Latest Stories

Can You Blame Me for Holding On?

It was the first of November. We sat in the drizzling rain on the hood of your broken-down Malibu. Parked outside the Taco Bell at the intersection of Secor and Central, I’d just overdrafted my bank account to buy you dinner for the last time. You ordered a Crunchwrap Supreme and cinnamon twists; I ate from the dollar menu. You wanted to share a drink, I wanted to share the past. The temperature set to drop any day, it was no secret what the end of autumn would bring: broken records and cell phone screens. The sharp chill didn’t stop you wearing a green dress, denim jacket. You wanted the night—the season finale of our failed history—to be cordial. The sun began its retreat behind the silhouette of the revival theater. Above us, a small patch of light in the clouds. A dry moment. An onset of violet and raw sienna. Fresh nails, Jack-O’-Lantern pattern, you sifted through the packets of hot sauce and read aloud their messages with the reverence of a fortune cookie prophet. “Do it with passion or not at all.” “I’m not just another pretty face.” “Can you blame me for holding on?” You couldn’t look me in the eye; I couldn’t release the breath trapped in my lungs. We waited for the dark. We waited for the rain to return and redeem us.

Nathan Elias is the author of the novel Coil Quake Rift and the short story collection The Reincarnations (Montag Press 2021/20).

Why read flash? Why write it?

We’re not here to convince you to write flash fiction, nor to read it. But you should. Upon first learning about flash fiction, it seems full of possibility for being annoying, fun, thought-provoking, and just maybe satisfying, for both readers and writers. At the very least, it can be a daily reading or writing ritual without requiring a major time commitment.

For a writer, flash might seem like an easy way to get published. But it’s not. Flash pieces must grab, arc, involve, connect, and conclude in an uber short story. It is a tall order.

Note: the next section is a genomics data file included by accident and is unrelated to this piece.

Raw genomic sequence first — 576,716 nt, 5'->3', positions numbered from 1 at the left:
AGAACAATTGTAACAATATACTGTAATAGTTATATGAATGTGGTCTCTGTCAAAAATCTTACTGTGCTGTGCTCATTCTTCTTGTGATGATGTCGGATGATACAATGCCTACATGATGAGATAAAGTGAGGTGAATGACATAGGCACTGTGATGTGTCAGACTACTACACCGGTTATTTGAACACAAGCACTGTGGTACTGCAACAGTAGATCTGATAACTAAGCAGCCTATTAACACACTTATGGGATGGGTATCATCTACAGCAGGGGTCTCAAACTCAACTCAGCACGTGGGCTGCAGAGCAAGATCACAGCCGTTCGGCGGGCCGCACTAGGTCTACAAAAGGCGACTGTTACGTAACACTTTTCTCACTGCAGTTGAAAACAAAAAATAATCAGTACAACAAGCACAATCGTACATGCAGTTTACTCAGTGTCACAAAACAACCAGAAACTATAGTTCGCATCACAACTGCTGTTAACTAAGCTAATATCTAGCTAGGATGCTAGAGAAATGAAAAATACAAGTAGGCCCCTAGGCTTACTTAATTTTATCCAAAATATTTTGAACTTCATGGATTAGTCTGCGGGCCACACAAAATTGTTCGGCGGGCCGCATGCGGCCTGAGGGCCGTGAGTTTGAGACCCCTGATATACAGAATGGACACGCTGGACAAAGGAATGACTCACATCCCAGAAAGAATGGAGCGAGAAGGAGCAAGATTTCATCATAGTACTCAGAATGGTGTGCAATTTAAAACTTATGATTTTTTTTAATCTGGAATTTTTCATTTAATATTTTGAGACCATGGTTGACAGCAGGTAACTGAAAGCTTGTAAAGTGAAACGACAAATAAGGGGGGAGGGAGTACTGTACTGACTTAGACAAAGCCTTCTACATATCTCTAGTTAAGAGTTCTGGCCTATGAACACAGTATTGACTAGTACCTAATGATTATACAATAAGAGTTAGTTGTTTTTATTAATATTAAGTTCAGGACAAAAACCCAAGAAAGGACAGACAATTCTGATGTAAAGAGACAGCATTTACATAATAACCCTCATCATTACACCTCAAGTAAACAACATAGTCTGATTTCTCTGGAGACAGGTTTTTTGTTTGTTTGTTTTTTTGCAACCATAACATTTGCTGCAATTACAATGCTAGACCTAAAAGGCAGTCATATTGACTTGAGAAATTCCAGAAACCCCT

At the same time, writing flash can be very productive, regardless of whether you intend to publish the works. It presents the opportunity to express the stories (or even just phrases) gnawing at the back of your mind without forcing a long-term time-suck.

For those who dislike writing traditional short stories, flash offers an appealing way to tell a story and inspire new perspectives. Plus, it provides the chance to explore different styles or craft techniques without messing up your in-progress book’s voice or flow.

Pre-reading flash pieces for another journal, I recall our team earnestly reading submissions, each person giving equal consideration to every story. Some stories connected, many did not. This is why flash is not necessarily an easy ticket to being published (which is where it can be annoying, especially if you think you eloquently hammered out something really good), for as with longer literary works, flash can be largely subjective. It either connects or it doesn’t.

We do our very best to choose pieces based on literary merit rather than subjectivity. Craft plays a role, as does heart, and by heart I’m talking about connection. And that’s the rub, the hard task of keeping subjectivity down while listening to your heart and mind, and feeling stories for connection.

That’s what Short Beasts wants. We don’t so much go for wow. We go for feel. Because we believe feeling is what makes flash work, what makes it worthwhile.

You decide what feel means. Adrenalin-inducing, heart-stopping electromagnetic word shock, romance or bromance or girlmance, mind-bending simulation, or what have you. (Just don’t be interesting.)

Short Beasts is open for submissions.